Fitness routines, just like everything else in life, can get boring if you don’t mix it up now and then. Whether you are looking for a new exercise or you just like to dance, then the Fitness Marshall is perfect for you. Caleb Marshall is the Fitness Marshall and he will lead you through cardio hip-hop workouts to today’s hottest songs to help you “sweat yourself sexy.” Get your workout clothes on, clear the living room floor, and check out his videos below:
Processed foods have received a bad reputation over the years. They have been blamed time and time again for the nation’s health problems from obesity to high cholesterol to diabetes. However, when we think of processed foods, our minds go immediately to the snack & frozen food aisles of the grocery store. But processed food is more than just a bag of chips or frozen pizza, it is also breads, soups, and even chopped apples.
Read the article below from the Academy of Nutrition and Dietetics to help determine which foods are processed and if processed food is really as bad as we think:
Sushi first became popular in Japan as a way to preserve fish. However, today sushi has become a trend all over the world. It consists of vinegar-flavored rice rolled together with raw or cooked fish and vegetables in nori, a type of seaweed. The sushi roll is commonly served with wasabi, soy sauce, and pickled ginger. Sushi is often thought of as a healthy diet food due to its high protein content, but is it really that good for you?
Let’s breakdown the main ingredients and find out:
- Fish is a good source of protein.
- It contains omega-3 fats needed for brain and total body function. Also, helps fight heart disease and stroke.
- Consuming fish has been seen to lower the risk for developing autoimmune diseases, depression, vision loss, and dementia in old age.
- Fish is one of the only foods that naturally contains vitamin D. It also is a good source of iodine.
- Nori contains many nutrients such as: calcium, magnesium, phosphorus, iron, iodine, thiamine, vitamin A, vitamin C, and vitamin E. However, sushi rolls use only a small amount of nori, so it is unlikely to contribute to much of your daily nutrient needs.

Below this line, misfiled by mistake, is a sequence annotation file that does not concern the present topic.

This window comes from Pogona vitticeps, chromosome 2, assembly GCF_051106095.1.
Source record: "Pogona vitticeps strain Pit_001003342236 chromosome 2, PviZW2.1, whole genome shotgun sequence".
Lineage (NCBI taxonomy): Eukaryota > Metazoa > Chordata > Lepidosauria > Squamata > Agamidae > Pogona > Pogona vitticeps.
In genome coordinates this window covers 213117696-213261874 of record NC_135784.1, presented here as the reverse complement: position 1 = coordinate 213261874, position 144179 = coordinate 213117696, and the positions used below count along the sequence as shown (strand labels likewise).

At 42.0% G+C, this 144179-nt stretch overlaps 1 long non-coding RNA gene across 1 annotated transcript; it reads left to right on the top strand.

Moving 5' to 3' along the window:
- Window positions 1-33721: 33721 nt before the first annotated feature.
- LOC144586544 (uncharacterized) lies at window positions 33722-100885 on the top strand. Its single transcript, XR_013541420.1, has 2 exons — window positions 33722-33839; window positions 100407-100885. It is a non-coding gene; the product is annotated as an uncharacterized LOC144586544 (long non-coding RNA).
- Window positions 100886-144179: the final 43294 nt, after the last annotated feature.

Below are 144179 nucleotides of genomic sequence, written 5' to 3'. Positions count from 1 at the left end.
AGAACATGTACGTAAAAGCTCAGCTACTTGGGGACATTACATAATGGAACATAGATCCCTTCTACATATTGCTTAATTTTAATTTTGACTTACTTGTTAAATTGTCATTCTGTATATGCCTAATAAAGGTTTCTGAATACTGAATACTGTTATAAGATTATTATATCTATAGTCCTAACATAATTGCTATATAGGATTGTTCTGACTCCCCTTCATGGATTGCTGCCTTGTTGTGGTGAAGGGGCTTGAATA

- Research has shown that nori may have the ability to fight viruses, inflammation, and cancer.
- Rice is the main component of sushi. Often white rice is used, which means the grain has been refined and stripped of almost all fiber, vitamins, and minerals.
- Refined carbs, such as white rice, promote inflammation and increases the risk of diabetes and heart disease.
- The rice in sushi is often prepared with sugar causing blood sugar and insulin levels to spike. This can contribute to overeating.
- Wasabi is made from the grated stem of the Eutrema japonicum plant. However, due to the scarcity of this plant, many restaurants use imitation wasabi, which is made from a combination of horseradish, mustard powder, and green dye.
- Real wasabi is rich in beta-catotenes, glucosinolates, and isothiocyanates. This means that it has anti-bacterial, anti-inflammatory, and anti-cancer properties.
- Pickled ginger, known as gari, is used to cleanse the plate between different pieces of sushi.
- Ginger is a good source of potassium, magnesium, copper, and manganese.
- It has properties that help protect against bacteria, viruses, and cancer.
- Research shows that ginger may help improve memory, reduce nausea, alleviate pain, and lower “bad” cholesterol levels.
Overall, there are pros and cons of sushi. It has some high-nutrient components in the fish, vegetables, and nori. However, these components only make up a small portion of the sushi roll. The majority of the roll is white rice, which is often coated in high-fat sauces and fried tempera batter. This increases overall calories and still leaves people feeling hungry. If you are a sushi lover, don’t fret! This doesn’t mean you cannot eat sushi. Check out the list below to find out the best and worst sushi rolls: